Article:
Dr. Victor L. Ludlow is well known at BYU as a scholar on Isaiah and Judaism. He graduated with high honors from BYU and was a Danforth Fellow at Harvard and Brandeis Universities in the Boston area where he received a Ph.D. in Near Eastern and Judaic Studies. He began teaching at Brigham Young University in 1972, where he now is a retired Emeritus Professor of Ancient Scripture and Near Eastern Studies. Professor Ludlow developed and taught a variety of classes at BYU, with an emphasis on the Bible (especially the writings of Isaiah), the Book of Mormon, and Judaism.
Dr. Ludlow's scholarship explores the areas of Bible studies, the Middle East, Jewish history and theology, and comparative Latter-day Saint theology. He has authored numerous articles (including some in the Encyclopedia of Mormonism and the Book of Mormon Reference Companion) and the books:
He has appeared in many televised sessions of the BYU Scripture Roundtable Discussions. His extensive travels throughout the Middle East, Europe, and Asia have deeply enriched his appreciation for other cultures and have strengthened his understanding and scholarship about how the restored gospel of Jesus Christ is expanding into many different countries and cultures of the world.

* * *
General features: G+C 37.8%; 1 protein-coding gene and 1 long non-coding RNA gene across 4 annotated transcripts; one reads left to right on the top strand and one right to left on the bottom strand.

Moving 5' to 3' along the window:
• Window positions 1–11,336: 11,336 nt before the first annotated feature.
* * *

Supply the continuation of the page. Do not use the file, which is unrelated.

Brother Ludlow's church callings have included branch president, stake young men's president, high councilor (five times in four different stakes), bishop (twice), counselor in a stake presidency, and as mission president of the Germany Frankfurt Mission (1983-86). His most frequent callings have been as a gospel doctrine teacher and as an Aaronic Priesthood leader and Varsity Scout team coach.
He has served the Utah Valley community in various Boy Scout positions, as president of the Provo Rotary Club, as a certified first-aid and CPR instructor, and in minor political offices. He is also well known in the Western United States for the many Passover Seder services which he conducted each spring.
He and his wife, Cheryl, enjoy camping, jogging, hiking, walking, and traveling in ancestral homelands and in the Middle East (which he has visited over sixty times.) They are the parents of four sons and four daughters, 34 grandchildren and five great-grandsons who, at times, fill their home and mountain cabin with love and laundry, friends and fun, and a host of enriching experiences. Adjusting to his retired life, he strives to be a loving, spoiling grandparent; a researcher and writer of family history; a frequent visitor of God's natural wonders and His Holy House; and, a true Latter-day Saint preparing himself and others for Christ's approaching millennial reign.